The important part is that it doesn’t matter how many Ascension Shards you use – it matters how many times you ascend an individual item. For example, a Shirt (T1 Clothes) costs 5 Ascension Shards for each milestone. Witch’s Outfit (T6 Clothes) costs 25 Ascension Shards per milestone. Both items will give you three points towards the Ascension track, but one item costs 5x more than the other! This means that you’ll want to prioritize Ascending lower tier items to get the most out of your Shards to progress your Ascension track.

For more detail, please check out our dedicated article on Ascension Shards. This page includes some of the more common things to spend your Shards on, as well as explaining why.

Talent Show

Starting at Merchant level 42, you gain access to the Talent Tree. This is a mechanic that lets you specialize in one of the Trifecta aspects of the game. Each time you level up, you get one talent point that can be allocated in any of the trees. Importantly, you cannot get everything. This system is designed to let you focus more on the aspects of the game that you enjoy the most.

There isn’t a single right or wrong answer with the talent trees. All three are very strong and pretty equal in relative power. It really is down to personal preference which one you go with. As a general overview:

  • Bartering is the most straightforward. It’s pretty AFK friendly and it has helpful bonuses to everything you do on the shop screen. You can sell items for more gold, NPC workers bring you more stuff, and you can even manipulate His Royal Highness King Reinhold a little.
  • Crafting is phenomenal if you like churning out items. It’s also fantastic if you want to aim for filling out the Collection Book down the line. More inventory space, increased resource capacity & regen, higher Quality Multiproc chances on all items, and the ability to Energy rush Fusions are all great draws here.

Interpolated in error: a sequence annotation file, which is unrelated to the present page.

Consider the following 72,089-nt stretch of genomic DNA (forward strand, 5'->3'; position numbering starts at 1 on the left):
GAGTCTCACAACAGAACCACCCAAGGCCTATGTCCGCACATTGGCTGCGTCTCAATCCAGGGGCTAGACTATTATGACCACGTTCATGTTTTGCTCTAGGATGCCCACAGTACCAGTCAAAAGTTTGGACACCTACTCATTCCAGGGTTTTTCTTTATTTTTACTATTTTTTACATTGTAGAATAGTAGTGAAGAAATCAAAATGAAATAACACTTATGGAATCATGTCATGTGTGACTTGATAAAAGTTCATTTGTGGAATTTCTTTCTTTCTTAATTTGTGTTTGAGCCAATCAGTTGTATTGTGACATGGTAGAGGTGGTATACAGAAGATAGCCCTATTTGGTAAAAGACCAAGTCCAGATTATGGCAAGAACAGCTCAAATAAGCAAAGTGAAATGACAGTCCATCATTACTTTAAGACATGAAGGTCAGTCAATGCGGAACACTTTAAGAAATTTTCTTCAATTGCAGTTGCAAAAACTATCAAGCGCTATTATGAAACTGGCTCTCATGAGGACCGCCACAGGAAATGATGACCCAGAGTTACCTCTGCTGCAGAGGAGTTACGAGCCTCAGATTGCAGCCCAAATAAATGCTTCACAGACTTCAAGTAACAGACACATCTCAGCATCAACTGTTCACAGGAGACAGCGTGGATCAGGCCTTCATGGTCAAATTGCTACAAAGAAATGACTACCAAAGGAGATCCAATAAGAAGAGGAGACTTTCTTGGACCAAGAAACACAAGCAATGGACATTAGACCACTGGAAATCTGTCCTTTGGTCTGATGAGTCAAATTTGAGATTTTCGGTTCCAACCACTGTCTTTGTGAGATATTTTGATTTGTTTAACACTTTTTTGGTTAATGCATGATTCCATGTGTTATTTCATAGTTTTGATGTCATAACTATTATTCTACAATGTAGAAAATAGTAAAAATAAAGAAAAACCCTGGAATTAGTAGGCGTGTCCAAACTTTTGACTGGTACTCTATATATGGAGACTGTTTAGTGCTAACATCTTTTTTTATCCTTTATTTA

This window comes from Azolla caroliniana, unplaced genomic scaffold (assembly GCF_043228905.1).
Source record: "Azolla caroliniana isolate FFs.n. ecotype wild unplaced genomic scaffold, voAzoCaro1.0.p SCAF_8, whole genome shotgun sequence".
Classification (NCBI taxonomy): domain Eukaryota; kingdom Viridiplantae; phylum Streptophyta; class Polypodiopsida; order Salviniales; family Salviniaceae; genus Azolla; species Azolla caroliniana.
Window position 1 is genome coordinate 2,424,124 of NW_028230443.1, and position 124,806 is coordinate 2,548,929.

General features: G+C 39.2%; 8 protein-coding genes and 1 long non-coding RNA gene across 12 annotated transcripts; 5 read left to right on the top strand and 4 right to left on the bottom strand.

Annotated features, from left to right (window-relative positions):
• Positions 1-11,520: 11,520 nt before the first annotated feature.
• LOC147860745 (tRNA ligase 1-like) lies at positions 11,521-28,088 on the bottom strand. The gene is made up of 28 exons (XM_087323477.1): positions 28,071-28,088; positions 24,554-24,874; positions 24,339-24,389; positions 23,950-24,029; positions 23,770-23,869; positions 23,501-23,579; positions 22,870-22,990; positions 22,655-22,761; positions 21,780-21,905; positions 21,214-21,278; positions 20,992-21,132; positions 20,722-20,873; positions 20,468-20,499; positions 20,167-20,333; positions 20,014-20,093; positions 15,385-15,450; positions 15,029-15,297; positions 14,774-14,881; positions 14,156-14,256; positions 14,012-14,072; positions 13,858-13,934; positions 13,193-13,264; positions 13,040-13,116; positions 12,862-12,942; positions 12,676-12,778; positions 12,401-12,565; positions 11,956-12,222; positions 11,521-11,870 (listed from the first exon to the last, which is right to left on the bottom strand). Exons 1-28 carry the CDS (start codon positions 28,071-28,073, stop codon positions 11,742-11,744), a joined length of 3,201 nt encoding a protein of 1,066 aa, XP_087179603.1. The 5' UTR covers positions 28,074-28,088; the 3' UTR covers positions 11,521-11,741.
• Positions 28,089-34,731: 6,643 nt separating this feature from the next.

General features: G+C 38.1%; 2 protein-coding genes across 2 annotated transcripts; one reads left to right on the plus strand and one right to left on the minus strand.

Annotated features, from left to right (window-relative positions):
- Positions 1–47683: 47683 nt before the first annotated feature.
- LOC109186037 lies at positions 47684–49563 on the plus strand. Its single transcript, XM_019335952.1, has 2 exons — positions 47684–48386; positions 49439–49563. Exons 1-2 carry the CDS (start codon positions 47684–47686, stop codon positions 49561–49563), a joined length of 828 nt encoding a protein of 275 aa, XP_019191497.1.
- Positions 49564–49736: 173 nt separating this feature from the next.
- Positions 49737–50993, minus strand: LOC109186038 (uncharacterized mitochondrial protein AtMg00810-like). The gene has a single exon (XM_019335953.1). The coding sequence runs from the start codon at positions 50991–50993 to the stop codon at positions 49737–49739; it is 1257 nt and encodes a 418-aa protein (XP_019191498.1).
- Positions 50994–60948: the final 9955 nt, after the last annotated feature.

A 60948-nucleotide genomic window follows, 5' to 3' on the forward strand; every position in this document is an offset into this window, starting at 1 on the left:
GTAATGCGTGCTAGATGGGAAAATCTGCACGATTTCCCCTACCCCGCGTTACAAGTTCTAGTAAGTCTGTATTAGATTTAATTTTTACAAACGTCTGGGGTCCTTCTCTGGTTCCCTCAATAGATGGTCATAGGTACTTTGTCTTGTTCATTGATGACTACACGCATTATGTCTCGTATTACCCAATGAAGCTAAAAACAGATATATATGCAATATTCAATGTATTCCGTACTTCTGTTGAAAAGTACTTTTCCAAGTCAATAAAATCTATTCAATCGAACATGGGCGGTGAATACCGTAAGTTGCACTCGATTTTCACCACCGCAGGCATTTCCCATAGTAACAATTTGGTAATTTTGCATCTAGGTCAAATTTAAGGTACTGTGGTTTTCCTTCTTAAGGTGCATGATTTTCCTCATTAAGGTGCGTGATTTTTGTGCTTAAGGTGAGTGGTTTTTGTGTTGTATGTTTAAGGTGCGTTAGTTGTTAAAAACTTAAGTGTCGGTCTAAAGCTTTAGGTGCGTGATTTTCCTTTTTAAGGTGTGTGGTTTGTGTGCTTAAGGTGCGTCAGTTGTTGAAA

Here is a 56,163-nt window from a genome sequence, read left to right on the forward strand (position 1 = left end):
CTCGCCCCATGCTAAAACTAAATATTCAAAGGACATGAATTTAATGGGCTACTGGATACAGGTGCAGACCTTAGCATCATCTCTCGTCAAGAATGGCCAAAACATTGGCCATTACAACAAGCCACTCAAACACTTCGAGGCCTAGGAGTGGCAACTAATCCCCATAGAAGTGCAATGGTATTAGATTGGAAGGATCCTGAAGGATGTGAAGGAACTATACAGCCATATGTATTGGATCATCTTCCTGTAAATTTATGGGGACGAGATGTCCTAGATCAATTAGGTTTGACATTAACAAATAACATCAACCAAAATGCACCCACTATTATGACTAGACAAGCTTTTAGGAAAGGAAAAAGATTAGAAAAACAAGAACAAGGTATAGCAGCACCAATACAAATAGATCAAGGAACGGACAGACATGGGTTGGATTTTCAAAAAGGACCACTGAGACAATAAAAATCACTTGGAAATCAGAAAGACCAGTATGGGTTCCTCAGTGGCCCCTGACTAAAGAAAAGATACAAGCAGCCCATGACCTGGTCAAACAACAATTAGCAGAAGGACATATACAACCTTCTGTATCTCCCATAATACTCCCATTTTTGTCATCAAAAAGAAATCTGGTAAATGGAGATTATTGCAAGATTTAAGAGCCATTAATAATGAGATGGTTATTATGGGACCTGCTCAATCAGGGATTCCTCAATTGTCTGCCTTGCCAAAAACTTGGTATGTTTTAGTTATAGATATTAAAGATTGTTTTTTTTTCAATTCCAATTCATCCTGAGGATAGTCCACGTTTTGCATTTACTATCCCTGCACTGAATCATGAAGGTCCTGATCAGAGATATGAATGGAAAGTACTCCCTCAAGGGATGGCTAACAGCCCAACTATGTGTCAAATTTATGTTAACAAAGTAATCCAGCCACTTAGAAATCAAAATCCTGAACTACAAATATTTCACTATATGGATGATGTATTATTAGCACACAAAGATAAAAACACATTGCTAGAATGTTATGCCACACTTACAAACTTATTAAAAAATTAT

• Questing improves the loot your heroes come home with after you send them out. This tree gives you more equipment & component items from quests, better quest drops overall, reduced quest / rest time, a second Titan Soul each month, and the ability to hire heroes at level 10 (fantastic for helping push your roster forward!).

Roster Improvement

Speaking of pushing your roster forward, part 1 stressed that you really don’t need to worry that much about your heroes in the early game. Merchant level 40 or so is the point where you can start thinking about transitioning to a better roster. Start by identifying and phasing out your “absolute trash” heroes.

This is a more generous bar than you would expect at this point. Any hero who answers “yes” to the question “Do I have two skills that compliment my role?” can stick around for a bit longer. Even if they’re weak options like Smite, Cleave, Backstab, or Magic Darts, simply having skills that allow the hero do their job make a big difference.

  • For Fighters, you’re looking for two skills with Defense, HP, or Evasion. These guys are your tanks so you want them to be able to take a punch.
  • Rogues and Spellcasters are your primary attacking classes. You want two skills with Attack, Crit stats, or weapon skills. Rogues specifically also want Evasion.

If you want to start dipping your toes into the pool of hero improvement, we have a ton of information here on STC that can help. A good place to start would be the TL,DR Heroes page. This has a bunch of tools, an excellent summary guide by Chimbambu, our sample roster designed to give you a strong starting point, gear lists, and general ratings on how good skills are for each class. That last one is important, but don’t take it as gospel. Use it as a guide to give you an idea of roughly how good each skill is for each class. Remember – your bar is much lower so even skills we have rated poorly are fine as long as they synergize with the class’s role!

If you want even MORE words about the hero side of ST, our Heroic Information page is another excellent resource with further links to let you choose your own adventure through our library.


To close out this guide, here are a bunch of assorted FAQs and general tips. These are in no particular order.

  • What is the point of the Basement?